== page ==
The Faroese labour market consisted of just over 28,300 employees in December. This is the highest-ever figure for a single month.
There were 250 more employees in December 2022 than in December 2021. The number continues to grow, although this growth has not yet reached pre-pandemic levels. In December 2022, the labour force increased by 0.9% compared to December 2021. The increase from December 2018 to December 2019 was 2.5%.
The big drop in the graph above occurred in April 2020, shortly after Covid-19 restrictions were introduced.
Increase in both male and female employees
Employee numbers went up for both sexes in the past year. In December, there were about 14,600 male and 13,700 female employees, a year-on-year increase of 0.9% for men and 1.1% for women.
Trends in each main industrial sector
The graphs below show the employee figures and the monthly trends in the four main industrial sectors.
‘Governmental and other services’ has seen steady growth since 2014 when there were 8,700 employees. This figure has now reached 10,500.
‘Private services’ have recovered well from the pandemic. However, after steady growth in the past three years, this growth now appears to be slowing down.
The growth in employee numbers in ‘construction and other manufacturing’ stagnated in 2020 and the total employee number dropped slightly. This number now appears to be going up again.
Employee numbers in ‘fishery and other natural resources’ tend to fluctuate more than in the other industrial sectors; nevertheless, there has been a clear increase since the low point in 2011. The employee number in this sector has increased from 3,500 in 2011 to about 4,300 in December 2022.
The table below shows employee numbers (December 2021 and December 2022) for each branch within the four main industrial sectors.
‘Fishery and other natural resources’ saw the biggest increase in employee numbers in the past year, going up by 3.2%. This is followed by ‘construction and other manufacturing’, which increased by 2.4%. The service sectors saw more modest growth, with ‘governmental and other services’ increasing by 1.7% and ‘private services’ increasing by 0.6%
More workers from overseas
An increasing share of the labour force has non-Danish citizenship. Of the 250 employees that have been added to the labour market since December 2021, about 200 (80%) had non-Danish citizenship.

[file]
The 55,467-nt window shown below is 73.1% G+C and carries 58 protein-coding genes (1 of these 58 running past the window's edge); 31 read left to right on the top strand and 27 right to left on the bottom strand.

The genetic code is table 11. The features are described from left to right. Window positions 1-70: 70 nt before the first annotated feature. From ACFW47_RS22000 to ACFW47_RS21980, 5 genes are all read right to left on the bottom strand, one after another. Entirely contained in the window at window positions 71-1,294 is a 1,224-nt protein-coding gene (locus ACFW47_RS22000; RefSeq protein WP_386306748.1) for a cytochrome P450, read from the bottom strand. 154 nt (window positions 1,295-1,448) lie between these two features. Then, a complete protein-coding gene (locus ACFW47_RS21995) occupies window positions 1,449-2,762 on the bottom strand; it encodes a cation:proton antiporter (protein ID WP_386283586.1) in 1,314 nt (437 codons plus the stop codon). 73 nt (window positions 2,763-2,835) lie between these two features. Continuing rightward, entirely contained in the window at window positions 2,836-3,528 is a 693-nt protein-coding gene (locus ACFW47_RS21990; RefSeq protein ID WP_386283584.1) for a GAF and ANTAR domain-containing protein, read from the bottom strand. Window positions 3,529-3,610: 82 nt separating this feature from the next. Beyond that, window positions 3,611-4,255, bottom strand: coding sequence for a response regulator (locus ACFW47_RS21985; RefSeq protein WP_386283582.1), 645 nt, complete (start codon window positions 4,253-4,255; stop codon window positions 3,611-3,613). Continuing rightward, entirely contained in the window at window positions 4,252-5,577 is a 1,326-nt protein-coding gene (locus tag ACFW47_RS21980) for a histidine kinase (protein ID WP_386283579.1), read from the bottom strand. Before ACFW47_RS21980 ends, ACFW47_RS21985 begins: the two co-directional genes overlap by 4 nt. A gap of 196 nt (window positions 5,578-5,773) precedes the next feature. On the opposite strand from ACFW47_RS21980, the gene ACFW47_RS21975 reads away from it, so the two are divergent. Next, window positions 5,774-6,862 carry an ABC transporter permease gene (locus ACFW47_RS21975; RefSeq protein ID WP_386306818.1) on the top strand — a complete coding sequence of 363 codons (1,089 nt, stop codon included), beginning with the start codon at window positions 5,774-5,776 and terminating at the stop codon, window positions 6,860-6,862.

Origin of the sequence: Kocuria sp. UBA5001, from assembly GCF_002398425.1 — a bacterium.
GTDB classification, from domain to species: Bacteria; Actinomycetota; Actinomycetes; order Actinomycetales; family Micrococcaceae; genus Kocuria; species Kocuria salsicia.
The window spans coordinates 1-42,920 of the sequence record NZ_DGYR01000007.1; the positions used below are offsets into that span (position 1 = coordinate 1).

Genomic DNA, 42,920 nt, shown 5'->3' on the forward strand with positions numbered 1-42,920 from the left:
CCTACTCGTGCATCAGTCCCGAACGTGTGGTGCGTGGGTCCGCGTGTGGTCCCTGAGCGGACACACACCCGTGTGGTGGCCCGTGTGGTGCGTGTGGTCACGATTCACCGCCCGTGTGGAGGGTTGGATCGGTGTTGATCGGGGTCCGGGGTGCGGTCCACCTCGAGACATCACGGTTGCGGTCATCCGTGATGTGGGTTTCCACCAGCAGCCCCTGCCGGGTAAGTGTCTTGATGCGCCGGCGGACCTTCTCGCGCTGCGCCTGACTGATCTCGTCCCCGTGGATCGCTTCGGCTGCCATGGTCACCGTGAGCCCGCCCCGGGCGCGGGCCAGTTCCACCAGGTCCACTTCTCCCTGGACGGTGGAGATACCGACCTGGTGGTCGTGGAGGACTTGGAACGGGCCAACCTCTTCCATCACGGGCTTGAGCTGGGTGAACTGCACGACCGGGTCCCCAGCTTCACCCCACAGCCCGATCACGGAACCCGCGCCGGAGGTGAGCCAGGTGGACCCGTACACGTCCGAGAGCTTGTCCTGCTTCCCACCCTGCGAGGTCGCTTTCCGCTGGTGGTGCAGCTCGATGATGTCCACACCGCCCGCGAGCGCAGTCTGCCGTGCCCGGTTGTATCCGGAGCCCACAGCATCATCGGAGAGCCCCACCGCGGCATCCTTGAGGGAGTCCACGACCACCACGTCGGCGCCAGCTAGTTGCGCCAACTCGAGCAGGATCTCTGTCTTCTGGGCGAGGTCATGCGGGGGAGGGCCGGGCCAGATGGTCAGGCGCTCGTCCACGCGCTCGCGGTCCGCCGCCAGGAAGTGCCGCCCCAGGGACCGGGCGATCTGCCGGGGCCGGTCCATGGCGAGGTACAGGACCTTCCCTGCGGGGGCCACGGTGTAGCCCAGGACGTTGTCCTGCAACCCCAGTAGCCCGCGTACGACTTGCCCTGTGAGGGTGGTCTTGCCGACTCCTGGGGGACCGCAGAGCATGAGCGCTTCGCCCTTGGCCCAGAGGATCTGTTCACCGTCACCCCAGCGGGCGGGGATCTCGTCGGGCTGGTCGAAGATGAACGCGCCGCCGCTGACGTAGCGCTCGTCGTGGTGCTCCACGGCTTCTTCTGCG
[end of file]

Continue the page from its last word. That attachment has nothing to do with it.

In December, 7.0% of the total labour force were non-Danish, up from 6.3% in December 2021. Ten years ago, 2.5% of employees had non-Danish citizenship.
Non-Danish employees predominantly work in fish processing, hotels and restaurants, aquaculture and household services.
Workers from outside Europe represent the highest relative growth in the employee figures in the past year. The number of non-European employees now represents 3.6% of the total labour force compared to 2.1% in December 2021.
An employee is anyone aged between 16 and 74 who earns a wage that is subject to tax at source (PAYE) and resides in the Faroe Islands at the time of wage payment. A person is regarded as an employee if he or she receives a wage payment which is no lower than a day wage for an unskilled worker, regardless of whether the wage is paid by a Faroese or an overseas company.
About the trend
The trend describes the employee trend by adjusting for seasonal effects and error components in the figures.
About the main industrial sectors
Grouped under the ‘fishery and other natural resources’ sector are the following branches: agriculture, fishing, aquaculture, extraction of raw materials, fish processing and activities not elsewhere indicated.
The ‘construction and other manufacturing’ sector includes: shipyards/machine shops, other manufacturing, construction and energy.
The ‘private services’ sector includes: trade and repair, hotels and restaurants, sea transport, other transport, communications, finance and insurance, business services. household services and organisations, culture, etc.
‘Governmental and other services’ includes: public administration and services (central administration, municipalities, education, health and social work), government institutions and the Ministries of Education and Health.